We have put together a list of the formulae required for the exam that you need to memorise. We have also put together a little list of tips to help with your exam preparation.
Like many heads of science, I spent a good deal of time each September working my way through examiners’ reports to identify areas in which our students had performed well and not so well, with the aim of identifying best teaching practices and addressing those that were less successful. This year, I have pored over the AQA examiner reports to identify six of the more general trends and problem areas, ahead of the first set of reformed examinations in May/June 2018.
1. Definitions – Students do not recall these clearly enough to gain marks – this is true for students taking the Foundation Tier and Higher Tier papers alike. For example, many foundation tier students were unable to answer 7(b) on the B1 Foundation Tier paper by completing two sentences to identify photosynthesis and one of its products, and even some higher tier students confused respiration with photosynthesis; many higher tier students were unable to define the term ’recessive’ in relation to genes in question 6 on the B2 Higher Tier paper. On the C2 Foundation Tier paper, only 8% of students could correctly define a hydrocarbon.
Insanity is often defined as “doing the same thing, time and time again and expecting to achieve better results”.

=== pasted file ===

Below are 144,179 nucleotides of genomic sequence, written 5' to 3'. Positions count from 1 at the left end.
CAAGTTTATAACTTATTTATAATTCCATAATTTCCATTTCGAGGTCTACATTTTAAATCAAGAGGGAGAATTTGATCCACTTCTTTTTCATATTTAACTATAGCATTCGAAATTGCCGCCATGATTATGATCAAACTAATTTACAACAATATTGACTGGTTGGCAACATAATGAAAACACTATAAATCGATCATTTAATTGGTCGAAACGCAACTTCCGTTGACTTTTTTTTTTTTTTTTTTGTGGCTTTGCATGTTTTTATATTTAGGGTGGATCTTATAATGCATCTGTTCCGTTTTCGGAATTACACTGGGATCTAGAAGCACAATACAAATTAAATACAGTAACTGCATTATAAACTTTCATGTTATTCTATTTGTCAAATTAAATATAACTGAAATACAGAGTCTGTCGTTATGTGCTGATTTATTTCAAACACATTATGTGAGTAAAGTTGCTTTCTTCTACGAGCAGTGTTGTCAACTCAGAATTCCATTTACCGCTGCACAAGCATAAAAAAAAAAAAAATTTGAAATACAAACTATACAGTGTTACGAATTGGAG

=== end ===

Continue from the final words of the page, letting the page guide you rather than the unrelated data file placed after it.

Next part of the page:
Many teachers will relate to this on exam results day, as the chances are that results in most cases will be fractionally different to the previous year.
Although resources always promise to improve results, it is unlikely that any of them will have made a meaningful and sustained difference unless they have helped teachers to improve how they support their students.
Meaningful improvements in performance are only likely if resources help teachers to achieve some key performance enhancing objectives:
- Achieve significant increases in independent learning by ALL students.
- Focus homework on preparing students for forthcoming classes.
- Reduce time-consuming content delivery, so that more class time can be devoted to skills development and personalised interventions.
- Improve learning records to support more effective personalised interventions
None of these objectives can be achieved without more time. As the reality is less rather than more time, the only solution is to use technology that provides the time to help teachers achieve these objectives.